A rebound knocked out of bounds by two players at virtually the same time provides a nice example. The letter of the law says that whichever player touched the ball last is responsible for the out of bounds infraction. This is difficult to determine when two players contest the same rebound. Often a player on the inside gains (or nearly gains) possession of the ball but an opposing player comes from behind to tip it just before the first player can bring it down. The player in front has two hands on the ball, both of which follow momentum when the ball gets hit. The back player's hand makes contact with the ball then slides off of it. Therefore the front player technically touches the ball last in most cases.
At full speed, though, the difference between the first and second player's fingertips leaving the ball is a fraction of a second. No referee could be expected to gauge that gap. Therefore custom has decreed that the player who came from behind forced the ball out of the grasp of the front player and thus caused the out-of-bounds infraction even if the front player technically had his fingers on the ball for two tenths of a second longer. That interpretation has worked well. Everybody understands and accepts it.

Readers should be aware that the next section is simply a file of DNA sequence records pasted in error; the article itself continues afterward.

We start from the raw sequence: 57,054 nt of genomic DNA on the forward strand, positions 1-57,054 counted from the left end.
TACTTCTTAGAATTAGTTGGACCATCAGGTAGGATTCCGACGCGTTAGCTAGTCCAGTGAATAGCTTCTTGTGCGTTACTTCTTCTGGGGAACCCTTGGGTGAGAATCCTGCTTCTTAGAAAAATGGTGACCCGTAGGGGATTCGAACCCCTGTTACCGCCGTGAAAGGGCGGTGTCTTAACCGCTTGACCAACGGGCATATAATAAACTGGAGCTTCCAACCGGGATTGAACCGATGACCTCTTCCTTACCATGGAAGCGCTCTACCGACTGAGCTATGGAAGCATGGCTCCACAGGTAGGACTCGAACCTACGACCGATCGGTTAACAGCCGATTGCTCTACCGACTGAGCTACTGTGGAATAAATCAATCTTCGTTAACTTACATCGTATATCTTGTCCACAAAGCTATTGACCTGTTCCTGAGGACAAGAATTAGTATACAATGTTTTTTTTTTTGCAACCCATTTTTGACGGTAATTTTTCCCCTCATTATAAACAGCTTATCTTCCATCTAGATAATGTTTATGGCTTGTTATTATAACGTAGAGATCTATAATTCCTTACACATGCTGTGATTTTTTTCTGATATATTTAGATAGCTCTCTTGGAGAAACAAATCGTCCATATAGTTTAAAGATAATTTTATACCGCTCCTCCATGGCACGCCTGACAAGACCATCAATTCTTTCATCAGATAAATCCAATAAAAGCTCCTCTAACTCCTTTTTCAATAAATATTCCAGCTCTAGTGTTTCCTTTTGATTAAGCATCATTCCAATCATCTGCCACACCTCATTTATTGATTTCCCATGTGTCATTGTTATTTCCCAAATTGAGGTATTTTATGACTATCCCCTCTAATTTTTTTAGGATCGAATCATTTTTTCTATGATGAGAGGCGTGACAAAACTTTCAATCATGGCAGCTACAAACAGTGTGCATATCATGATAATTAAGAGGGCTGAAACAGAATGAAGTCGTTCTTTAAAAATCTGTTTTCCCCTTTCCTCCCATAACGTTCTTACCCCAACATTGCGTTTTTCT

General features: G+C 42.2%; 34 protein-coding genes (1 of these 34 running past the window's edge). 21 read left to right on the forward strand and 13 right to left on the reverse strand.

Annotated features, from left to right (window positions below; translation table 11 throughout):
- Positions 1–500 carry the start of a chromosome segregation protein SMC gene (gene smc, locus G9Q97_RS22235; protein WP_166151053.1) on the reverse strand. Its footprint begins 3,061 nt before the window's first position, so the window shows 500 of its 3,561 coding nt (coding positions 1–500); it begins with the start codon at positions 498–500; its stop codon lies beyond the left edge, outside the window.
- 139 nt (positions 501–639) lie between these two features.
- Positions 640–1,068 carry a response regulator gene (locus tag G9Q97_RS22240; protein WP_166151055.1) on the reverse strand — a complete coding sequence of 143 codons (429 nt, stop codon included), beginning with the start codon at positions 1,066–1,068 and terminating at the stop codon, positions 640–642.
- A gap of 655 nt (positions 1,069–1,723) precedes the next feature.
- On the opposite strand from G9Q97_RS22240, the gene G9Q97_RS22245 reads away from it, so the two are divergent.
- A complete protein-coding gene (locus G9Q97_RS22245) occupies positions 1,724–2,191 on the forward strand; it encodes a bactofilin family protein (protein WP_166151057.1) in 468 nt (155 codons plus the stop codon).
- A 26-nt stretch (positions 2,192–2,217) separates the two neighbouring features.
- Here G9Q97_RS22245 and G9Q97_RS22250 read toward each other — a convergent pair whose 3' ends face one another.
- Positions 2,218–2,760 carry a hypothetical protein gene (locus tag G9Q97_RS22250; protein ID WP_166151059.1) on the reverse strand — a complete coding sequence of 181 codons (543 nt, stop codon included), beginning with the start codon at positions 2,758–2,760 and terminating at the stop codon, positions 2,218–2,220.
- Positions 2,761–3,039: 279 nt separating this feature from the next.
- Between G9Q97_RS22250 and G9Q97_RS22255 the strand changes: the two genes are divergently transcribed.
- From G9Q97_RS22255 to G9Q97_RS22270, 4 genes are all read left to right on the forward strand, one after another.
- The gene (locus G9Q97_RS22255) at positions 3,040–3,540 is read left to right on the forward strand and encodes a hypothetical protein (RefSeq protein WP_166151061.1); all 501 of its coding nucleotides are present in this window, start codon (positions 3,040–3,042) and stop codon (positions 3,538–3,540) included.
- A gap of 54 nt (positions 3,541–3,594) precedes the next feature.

Instant replay allows us to break the action down into tiny intervals. When an out of bounds play gets reviewed (by mandate) in the final two minutes of the game the refs aren't free to go by custom anymore. They're forced to make the call based on the letter of the law, determining who touched it last. The inside player will usually lose that battle...the opposite of what's normally called.
So now, if this call has been made a certain way 5 times in a game but instant replay mandates that it's made the opposite way on the 6th--in a critical situation that may heavily influence the outcome of the game--has instant replay really made the game fairer or given it more integrity? We're not talking about measuring more accurately here. We're talking about a call that has to be measured by a certain standard for most of the game to avoid stopping the action multiple times, then changing the standard--measuring in a wholly different way--when the game's on the line.
No amount of instant replay will ever solve that problem...at least not without slowing the game to a crawl. Personally I'd prefer a standardized review system for the entire game. If a call needs to be reviewed it needs to be reviewed. If it doesn't, it doesn't. If you're going to live with custom and human judgment for 46 minutes you should be fine living with them for 48, refusing to review those plays. If you're not willing to do that then review that type of play throughout the game and get it right by the letter of the law. But I can understand why they do it the way they do.